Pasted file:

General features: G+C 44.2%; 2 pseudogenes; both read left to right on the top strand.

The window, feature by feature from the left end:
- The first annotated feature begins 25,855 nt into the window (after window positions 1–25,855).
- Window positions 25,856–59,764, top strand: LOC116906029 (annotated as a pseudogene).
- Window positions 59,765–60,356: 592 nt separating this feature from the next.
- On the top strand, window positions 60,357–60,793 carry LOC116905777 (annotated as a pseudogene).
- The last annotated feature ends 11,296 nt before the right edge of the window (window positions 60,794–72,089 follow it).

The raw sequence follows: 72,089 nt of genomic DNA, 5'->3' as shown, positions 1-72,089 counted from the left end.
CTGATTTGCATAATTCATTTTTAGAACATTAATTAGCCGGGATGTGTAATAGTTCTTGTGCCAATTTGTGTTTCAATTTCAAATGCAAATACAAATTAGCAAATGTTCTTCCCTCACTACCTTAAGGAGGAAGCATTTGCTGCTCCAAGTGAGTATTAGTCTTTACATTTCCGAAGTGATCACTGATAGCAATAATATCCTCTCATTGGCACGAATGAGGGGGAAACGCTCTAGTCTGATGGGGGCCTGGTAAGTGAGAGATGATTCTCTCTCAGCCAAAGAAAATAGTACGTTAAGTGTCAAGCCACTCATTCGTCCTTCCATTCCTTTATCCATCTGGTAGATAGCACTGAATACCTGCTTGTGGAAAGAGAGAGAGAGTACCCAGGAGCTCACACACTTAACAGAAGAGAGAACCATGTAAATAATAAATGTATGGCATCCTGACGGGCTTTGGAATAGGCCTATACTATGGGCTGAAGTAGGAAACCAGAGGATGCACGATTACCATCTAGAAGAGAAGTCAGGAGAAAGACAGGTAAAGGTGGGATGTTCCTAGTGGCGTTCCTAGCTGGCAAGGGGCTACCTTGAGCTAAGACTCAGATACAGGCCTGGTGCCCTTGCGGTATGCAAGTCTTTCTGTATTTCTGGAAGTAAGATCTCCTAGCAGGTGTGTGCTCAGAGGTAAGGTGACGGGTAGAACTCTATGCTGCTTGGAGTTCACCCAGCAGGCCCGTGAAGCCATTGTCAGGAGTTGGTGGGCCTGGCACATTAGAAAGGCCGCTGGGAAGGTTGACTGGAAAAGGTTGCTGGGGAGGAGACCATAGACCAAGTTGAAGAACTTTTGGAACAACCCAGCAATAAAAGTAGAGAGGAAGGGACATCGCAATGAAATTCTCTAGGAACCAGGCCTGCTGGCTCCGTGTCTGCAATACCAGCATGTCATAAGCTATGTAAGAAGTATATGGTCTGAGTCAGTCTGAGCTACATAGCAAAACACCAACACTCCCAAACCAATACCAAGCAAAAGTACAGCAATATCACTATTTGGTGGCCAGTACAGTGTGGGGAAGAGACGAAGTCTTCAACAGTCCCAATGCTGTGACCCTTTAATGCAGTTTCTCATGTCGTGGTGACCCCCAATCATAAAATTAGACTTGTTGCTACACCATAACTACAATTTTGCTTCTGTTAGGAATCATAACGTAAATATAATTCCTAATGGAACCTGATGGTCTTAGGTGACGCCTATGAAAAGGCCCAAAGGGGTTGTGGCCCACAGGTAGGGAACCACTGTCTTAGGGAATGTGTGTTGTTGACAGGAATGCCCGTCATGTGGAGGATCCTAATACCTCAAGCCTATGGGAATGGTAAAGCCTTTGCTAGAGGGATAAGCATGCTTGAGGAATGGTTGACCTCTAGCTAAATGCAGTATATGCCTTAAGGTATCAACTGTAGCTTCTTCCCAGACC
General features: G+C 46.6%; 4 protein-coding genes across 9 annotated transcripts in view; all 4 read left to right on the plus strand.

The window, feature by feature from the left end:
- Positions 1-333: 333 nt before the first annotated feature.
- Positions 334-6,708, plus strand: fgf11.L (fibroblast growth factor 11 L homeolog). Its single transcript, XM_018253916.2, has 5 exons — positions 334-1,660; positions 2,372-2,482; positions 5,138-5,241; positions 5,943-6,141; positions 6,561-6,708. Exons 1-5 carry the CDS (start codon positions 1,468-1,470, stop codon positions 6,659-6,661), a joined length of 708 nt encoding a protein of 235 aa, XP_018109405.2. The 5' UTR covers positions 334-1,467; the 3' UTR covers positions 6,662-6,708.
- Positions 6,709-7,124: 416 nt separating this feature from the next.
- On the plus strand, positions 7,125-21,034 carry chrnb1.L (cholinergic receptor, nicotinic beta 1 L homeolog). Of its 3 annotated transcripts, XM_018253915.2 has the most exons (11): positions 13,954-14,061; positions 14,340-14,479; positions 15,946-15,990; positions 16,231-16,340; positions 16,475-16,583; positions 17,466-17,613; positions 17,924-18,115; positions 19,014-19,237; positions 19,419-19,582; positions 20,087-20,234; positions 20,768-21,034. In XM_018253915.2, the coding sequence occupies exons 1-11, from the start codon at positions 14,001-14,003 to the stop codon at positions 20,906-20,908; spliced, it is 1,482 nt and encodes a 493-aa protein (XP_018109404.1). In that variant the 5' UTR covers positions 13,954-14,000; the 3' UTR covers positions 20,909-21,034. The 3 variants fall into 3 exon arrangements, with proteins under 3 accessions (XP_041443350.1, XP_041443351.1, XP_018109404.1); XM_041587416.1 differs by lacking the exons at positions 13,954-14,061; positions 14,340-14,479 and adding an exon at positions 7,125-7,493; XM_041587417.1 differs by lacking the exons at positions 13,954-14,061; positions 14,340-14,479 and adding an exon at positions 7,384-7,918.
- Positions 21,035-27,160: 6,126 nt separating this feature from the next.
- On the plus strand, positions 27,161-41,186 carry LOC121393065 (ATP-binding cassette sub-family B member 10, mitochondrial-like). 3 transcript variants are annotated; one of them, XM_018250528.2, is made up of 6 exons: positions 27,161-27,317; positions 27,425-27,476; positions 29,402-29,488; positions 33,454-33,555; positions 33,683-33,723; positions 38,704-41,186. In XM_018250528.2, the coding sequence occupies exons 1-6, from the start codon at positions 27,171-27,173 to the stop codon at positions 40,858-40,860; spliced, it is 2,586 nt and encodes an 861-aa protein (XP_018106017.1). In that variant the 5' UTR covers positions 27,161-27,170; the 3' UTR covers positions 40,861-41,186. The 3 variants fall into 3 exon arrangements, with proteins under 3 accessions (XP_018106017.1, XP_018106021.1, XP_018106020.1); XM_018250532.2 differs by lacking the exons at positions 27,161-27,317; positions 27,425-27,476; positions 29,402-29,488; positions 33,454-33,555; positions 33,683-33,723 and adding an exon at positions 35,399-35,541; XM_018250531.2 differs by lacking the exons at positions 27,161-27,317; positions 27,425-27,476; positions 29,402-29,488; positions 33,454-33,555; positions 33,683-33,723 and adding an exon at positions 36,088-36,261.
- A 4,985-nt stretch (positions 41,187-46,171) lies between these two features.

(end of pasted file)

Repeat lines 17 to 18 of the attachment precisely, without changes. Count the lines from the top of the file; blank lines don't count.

- On the plus strand, positions 27,161-41,186 carry LOC121393065 (ATP-binding cassette sub-family B member 10, mitochondrial-like). 3 transcript variants are annotated; one of them, XM_018250528.2, is made up of 6 exons: positions 27,161-27,317; positions 27,425-27,476; positions 29,402-29,488; positions 33,454-33,555; positions 33,683-33,723; positions 38,704-41,186. In XM_018250528.2, the coding sequence occupies exons 1-6, from the start codon at positions 27,171-27,173 to the stop codon at positions 40,858-40,860; spliced, it is 2,586 nt and encodes an 861-aa protein (XP_018106017.1). In that variant the 5' UTR covers positions 27,161-27,170; the 3' UTR covers positions 40,861-41,186. The 3 variants fall into 3 exon arrangements, with proteins under 3 accessions (XP_018106017.1, XP_018106021.1, XP_018106020.1); XM_018250532.2 differs by lacking the exons at positions 27,161-27,317; positions 27,425-27,476; positions 29,402-29,488; positions 33,454-33,555; positions 33,683-33,723 and adding an exon at positions 35,399-35,541; XM_018250531.2 differs by lacking the exons at positions 27,161-27,317; positions 27,425-27,476; positions 29,402-29,488; positions 33,454-33,555; positions 33,683-33,723 and adding an exon at positions 36,088-36,261.
- A 4,985-nt stretch (positions 41,187-46,171) lies between these two features.